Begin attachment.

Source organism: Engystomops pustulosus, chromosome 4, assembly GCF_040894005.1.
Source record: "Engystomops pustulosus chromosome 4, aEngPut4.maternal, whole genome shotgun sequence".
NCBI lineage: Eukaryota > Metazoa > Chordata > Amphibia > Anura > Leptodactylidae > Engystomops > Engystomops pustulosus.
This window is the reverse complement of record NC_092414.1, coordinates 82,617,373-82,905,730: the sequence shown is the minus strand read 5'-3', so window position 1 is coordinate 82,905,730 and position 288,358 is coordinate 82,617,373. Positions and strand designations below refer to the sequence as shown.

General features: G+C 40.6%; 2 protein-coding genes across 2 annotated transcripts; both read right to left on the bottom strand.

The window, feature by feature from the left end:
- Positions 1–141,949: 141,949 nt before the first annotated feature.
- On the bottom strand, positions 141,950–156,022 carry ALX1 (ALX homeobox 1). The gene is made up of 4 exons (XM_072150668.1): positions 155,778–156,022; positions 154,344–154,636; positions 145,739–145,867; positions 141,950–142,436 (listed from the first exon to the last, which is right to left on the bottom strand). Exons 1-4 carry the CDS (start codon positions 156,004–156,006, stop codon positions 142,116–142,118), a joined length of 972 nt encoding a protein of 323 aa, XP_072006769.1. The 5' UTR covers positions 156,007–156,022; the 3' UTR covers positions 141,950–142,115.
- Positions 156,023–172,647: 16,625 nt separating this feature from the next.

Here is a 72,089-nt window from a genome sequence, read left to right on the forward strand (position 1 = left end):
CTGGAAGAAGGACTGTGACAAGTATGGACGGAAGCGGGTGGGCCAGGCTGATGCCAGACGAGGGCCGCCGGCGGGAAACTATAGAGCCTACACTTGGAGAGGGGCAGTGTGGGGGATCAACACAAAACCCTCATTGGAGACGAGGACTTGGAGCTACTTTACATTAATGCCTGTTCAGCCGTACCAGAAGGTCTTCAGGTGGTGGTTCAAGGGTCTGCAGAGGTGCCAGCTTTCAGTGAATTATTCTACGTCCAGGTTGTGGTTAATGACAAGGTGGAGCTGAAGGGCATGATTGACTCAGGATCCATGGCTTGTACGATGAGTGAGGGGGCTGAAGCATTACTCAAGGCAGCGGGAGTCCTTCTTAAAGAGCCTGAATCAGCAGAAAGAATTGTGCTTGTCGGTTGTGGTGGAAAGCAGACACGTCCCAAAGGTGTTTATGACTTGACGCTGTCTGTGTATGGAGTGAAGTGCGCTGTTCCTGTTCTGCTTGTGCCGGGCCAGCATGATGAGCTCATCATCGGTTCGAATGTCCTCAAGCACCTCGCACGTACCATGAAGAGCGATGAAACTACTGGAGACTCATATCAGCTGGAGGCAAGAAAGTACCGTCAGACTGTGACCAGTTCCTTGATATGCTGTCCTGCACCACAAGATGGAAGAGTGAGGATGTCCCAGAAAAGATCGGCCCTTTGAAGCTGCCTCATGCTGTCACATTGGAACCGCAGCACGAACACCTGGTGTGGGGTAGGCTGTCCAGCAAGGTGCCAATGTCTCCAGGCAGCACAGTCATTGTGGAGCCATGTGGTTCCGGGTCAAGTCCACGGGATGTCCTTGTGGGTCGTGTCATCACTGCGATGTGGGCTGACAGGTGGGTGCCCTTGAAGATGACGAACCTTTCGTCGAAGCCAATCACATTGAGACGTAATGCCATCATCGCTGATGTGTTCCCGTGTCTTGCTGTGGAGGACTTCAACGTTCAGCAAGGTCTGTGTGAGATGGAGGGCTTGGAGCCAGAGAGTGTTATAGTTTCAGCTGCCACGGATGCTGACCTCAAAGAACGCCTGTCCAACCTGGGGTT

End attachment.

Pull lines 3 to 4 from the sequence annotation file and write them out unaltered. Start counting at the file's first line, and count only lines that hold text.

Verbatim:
NCBI lineage: Eukaryota > Metazoa > Chordata > Amphibia > Anura > Leptodactylidae > Engystomops > Engystomops pustulosus.
This window is the reverse complement of record NC_092414.1, coordinates 82,617,373-82,905,730: the sequence shown is the minus strand read 5'-3', so window position 1 is coordinate 82,905,730 and position 288,358 is coordinate 82,617,373. Positions and strand designations below refer to the sequence as shown.